There are other right-handers that are sexy names, particularly a list that includes Hall of Famers, Norris Trophies, and Stanley Cup Champions. Larry Murphy (312 games), Brian Rafalski (292 games), Chris Chelios (578 games), even Vladimir Konstantinov (446 games), if he played for a full career, are all viable candidates. But the level of play that Larson rose to in a pretty depressing era for the franchise coupled with the consistency and amount of games played won this spot over.

Goaltender: Terry Sawchuk (1949-55, 1957-64, 1968-69)

There’s little competition when one of the goaltenders considered for the best in team history is considered to be the best in hockey history. With only recent goaltenders of the last generation – Martin Brodeur, Ed Belfour, Roberto Luongo, Patrick Roy, and Curtis Joseph – breaking his once longstanding records, his 447 wins rank sixth and 102 shutouts rank second in league history. Sawchuk had 351 of his victories and 85 of his shutouts with the Red Wings, team records in both regards.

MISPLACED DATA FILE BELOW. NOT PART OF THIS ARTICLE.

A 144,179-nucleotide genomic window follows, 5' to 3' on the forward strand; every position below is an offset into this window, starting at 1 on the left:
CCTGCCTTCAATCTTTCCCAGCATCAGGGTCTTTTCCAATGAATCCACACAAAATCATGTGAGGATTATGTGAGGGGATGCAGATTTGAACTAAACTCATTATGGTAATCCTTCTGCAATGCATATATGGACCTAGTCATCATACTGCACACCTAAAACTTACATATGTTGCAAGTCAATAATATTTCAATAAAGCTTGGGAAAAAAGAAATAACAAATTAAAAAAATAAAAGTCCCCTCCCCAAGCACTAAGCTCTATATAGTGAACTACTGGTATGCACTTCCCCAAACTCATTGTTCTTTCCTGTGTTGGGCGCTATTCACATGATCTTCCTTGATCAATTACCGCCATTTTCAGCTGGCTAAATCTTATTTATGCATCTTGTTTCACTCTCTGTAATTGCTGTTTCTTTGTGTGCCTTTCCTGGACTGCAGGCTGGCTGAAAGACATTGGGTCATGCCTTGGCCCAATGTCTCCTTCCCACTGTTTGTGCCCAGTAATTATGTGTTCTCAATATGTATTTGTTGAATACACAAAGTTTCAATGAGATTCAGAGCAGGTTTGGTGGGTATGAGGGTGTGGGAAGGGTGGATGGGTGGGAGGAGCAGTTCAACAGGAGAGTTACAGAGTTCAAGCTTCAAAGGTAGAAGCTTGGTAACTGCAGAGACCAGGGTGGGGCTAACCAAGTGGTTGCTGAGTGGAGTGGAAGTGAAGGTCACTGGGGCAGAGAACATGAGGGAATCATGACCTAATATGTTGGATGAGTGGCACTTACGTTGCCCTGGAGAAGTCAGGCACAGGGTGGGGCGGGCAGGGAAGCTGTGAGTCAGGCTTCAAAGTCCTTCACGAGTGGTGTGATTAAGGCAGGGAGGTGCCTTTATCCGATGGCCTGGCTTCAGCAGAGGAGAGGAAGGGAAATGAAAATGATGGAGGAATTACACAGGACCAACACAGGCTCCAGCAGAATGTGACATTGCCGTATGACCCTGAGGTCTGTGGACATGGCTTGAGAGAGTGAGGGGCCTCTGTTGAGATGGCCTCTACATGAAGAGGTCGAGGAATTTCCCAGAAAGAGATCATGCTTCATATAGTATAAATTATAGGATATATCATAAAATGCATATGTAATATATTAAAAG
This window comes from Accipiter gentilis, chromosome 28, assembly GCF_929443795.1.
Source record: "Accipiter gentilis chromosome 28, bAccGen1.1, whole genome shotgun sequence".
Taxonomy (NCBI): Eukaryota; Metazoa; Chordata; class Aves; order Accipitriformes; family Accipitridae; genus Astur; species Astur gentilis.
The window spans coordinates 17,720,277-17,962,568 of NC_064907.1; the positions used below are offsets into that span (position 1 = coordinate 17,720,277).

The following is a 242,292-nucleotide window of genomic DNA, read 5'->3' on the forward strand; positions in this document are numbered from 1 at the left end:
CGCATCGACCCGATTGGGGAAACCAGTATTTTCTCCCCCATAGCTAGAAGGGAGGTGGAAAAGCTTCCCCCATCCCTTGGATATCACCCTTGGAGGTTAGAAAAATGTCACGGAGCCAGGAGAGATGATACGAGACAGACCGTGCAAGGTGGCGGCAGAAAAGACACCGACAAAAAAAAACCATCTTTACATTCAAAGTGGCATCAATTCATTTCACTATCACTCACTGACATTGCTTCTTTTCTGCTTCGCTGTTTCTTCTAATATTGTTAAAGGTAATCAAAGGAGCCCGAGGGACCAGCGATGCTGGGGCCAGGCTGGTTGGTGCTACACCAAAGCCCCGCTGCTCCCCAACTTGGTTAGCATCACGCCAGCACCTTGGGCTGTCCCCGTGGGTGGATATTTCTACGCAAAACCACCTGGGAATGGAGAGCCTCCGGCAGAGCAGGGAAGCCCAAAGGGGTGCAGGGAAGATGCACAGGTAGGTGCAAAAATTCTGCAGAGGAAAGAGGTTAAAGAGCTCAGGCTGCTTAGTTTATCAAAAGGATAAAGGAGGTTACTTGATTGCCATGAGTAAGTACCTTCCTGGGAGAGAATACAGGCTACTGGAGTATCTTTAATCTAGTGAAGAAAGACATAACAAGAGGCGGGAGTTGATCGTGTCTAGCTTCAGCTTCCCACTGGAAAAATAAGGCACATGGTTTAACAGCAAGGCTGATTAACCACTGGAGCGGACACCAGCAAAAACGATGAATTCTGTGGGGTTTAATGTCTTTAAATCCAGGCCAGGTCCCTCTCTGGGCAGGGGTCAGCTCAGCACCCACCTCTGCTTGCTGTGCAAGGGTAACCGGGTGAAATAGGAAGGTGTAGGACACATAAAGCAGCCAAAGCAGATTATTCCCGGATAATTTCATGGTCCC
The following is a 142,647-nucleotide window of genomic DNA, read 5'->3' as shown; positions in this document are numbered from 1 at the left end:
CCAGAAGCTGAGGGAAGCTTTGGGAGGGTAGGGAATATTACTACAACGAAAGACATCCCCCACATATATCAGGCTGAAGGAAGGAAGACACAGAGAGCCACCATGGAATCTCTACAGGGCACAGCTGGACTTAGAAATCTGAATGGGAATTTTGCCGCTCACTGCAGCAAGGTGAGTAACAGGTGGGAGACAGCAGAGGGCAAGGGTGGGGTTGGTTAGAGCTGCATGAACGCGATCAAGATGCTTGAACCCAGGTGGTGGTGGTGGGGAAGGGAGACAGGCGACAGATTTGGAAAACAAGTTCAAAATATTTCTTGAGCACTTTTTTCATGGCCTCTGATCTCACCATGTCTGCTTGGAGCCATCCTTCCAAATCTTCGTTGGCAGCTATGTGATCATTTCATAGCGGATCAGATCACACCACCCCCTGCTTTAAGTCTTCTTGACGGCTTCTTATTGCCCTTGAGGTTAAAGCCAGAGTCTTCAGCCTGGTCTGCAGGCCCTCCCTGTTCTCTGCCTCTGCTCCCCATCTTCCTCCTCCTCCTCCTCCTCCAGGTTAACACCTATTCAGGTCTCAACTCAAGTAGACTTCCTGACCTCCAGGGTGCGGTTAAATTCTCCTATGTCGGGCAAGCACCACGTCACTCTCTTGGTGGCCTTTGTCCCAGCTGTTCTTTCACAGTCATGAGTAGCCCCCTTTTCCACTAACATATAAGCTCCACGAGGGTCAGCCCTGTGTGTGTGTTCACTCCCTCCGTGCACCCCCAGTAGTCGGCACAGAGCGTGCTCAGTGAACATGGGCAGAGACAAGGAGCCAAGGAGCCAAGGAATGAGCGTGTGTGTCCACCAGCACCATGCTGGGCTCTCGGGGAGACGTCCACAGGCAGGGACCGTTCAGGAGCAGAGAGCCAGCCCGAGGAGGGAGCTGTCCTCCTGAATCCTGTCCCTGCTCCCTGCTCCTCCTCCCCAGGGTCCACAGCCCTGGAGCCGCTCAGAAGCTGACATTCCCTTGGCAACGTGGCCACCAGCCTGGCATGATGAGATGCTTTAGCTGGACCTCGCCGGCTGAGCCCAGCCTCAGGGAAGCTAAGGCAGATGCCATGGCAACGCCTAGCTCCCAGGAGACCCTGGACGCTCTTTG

Sawchuk’s five-year stretch from 1950-55 may be the best showing of goaltending ever recorded, defining the term in every sense. In that span, his 1.94 goals-against-average was simply incredible. His single-season Detroit record of 44 wins was set in back-to-back seasons, his first two in the league. The Winnipeg native added another 40-win campaign to cap off his stretch of excellence. He also suited up in 68-plus games three times, 70 twice, in an era when the season schedule was regulated at 70 games.

To show for it, Sawchuk notched a Calder Trophy, top-four MVP finish, three Vezina Trophies and five all-star appearances. Oh, and he won three Stanley Cups as well. He posted a 1.53 goals-against-average in 31 games of the years the team captured glory. At 25, this was his career resume.